In conclusion, cardiac metastases are much more common than primary cardiac tumors. Physicians should keep cardiac metastasis in their differential diagnosis when they evaluate patients with cardiac masses, especially in those with a known history of malignancy. Echocardiography and multi-modality imaging are useful and commonly-used techniques to approach and diagnose cardiac masses.
- Sato R, Ichiyasu H, Saeki S, et al.: FDG-PET and chemotherapy for successful diagnosis and treatment of cardiac metastasis from non-small cell lung cancer. Intern Med. 2012, 51:1909–12. 10.2169/internalmedicine.51.7330
- Mukai K, Shinkai T, Tominaga K, Shimosato Y: The incidence of secondary tumors of the heart and pericardium: a 10-year study. Jpn J Clin Oncol. 1988, 18:195-201.
- Kim JH, Jung JY, Park Yl, et al.: Non-small cell lung cancer initially presenting with intracardiac metastasis. Korean J Intern Med. 2005, 20:86–9. 10.3904/kjim.2005.20.1.86
- Son JW, Hong GR: Unusual left ventricular endocardial metastasis from primary lung cancer. J Cardiovasc Ultrasound. 2012, 20:157–60. 10.4250/jcu.2012.20.3.157
- Shiose A, Desai P, Criner GJ, et al.: One-and-a-half ventricular repair for isolated right ventricle metastatic tumor resection after lobectomy for lung cancer. Innovations (Phila). 2014, 9:330–3. 10.1097/IMI.0000000000000077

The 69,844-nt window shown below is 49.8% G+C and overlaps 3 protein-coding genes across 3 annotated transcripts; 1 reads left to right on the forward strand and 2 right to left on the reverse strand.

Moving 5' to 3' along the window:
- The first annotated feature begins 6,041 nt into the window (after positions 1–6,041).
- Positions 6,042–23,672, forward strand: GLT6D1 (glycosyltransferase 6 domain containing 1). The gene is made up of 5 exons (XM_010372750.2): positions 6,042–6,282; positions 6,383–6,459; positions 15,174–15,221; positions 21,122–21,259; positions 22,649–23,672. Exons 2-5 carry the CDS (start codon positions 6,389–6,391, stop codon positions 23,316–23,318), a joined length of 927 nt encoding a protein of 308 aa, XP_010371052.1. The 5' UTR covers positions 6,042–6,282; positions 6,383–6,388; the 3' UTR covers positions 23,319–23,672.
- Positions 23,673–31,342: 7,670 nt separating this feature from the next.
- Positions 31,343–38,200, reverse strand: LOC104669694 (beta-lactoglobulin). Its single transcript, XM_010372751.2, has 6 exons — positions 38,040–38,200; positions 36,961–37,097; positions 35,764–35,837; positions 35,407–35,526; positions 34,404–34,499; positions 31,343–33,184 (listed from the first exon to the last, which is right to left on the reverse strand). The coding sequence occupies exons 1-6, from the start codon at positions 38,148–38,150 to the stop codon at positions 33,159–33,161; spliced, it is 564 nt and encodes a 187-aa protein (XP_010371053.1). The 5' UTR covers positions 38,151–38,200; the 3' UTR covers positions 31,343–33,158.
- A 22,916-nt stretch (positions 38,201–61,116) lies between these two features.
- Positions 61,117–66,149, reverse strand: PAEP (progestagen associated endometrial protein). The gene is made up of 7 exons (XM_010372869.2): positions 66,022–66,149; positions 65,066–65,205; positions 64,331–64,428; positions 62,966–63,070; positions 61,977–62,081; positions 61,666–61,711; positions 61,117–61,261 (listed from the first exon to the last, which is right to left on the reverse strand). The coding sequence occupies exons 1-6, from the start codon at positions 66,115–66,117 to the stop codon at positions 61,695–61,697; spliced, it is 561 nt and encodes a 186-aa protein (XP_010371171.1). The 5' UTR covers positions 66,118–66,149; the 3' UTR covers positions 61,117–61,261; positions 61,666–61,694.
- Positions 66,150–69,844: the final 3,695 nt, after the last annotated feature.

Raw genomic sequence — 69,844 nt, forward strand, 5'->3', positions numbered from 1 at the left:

- Orcurto MV, Delaloye AB, Letovanec I, Martins Favre M, Prior JO: Detection of an asymptomatic right-ventricle cardiac metastasis from a small-cell lung cancer by F-18-FDG PET/CT. J Thorac Oncol. 2009, 4:127–30. 10.1097/JTO.0b013e318189f60e
- Shah R, John E, Fan T, Ruff G, Khan M, Holt L: A patient with metastatic small-cell lung cancer and giant right ventricular mass. Echocardiography. 2016, 33:491-3. 10.1111/echo.13105
- Bruce CJ: Cardiac tumours: diagnosis and management. Heart. 2011, 97:151–60. 10.1136/hrt.2009.186320
A Right Ventricular Mass in a Patient with Squamous Cell Lung Cancer: A Case Report and Review of Literature
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Cite this article as:
Ya'qoub L, Payne K, Parikh S, et al. (March 02, 2018) A Right Ventricular Mass in a Patient with Squamous Cell Lung Cancer: A Case Report and Review of Literature. Cureus 10(3): e2261. doi:10.7759/cureus.2261
Received by Cureus: February 23, 2018
Peer review began: February 28, 2018
Peer review concluded: February 28, 2018
Published: March 02, 2018
© Copyright 2018
Ya'qoub et al. This is an open access article distributed under the terms of the Creative Commons Attribution License CC-BY 3.0., which permits unrestricted use, distribution, and reproduction in any medium, provided the original author and source are credited.
This is an open access article distributed under the terms of the Creative Commons Attribution License, which permits unrestricted use, distribution, and reproduction in any medium, provided the original author and source are credited.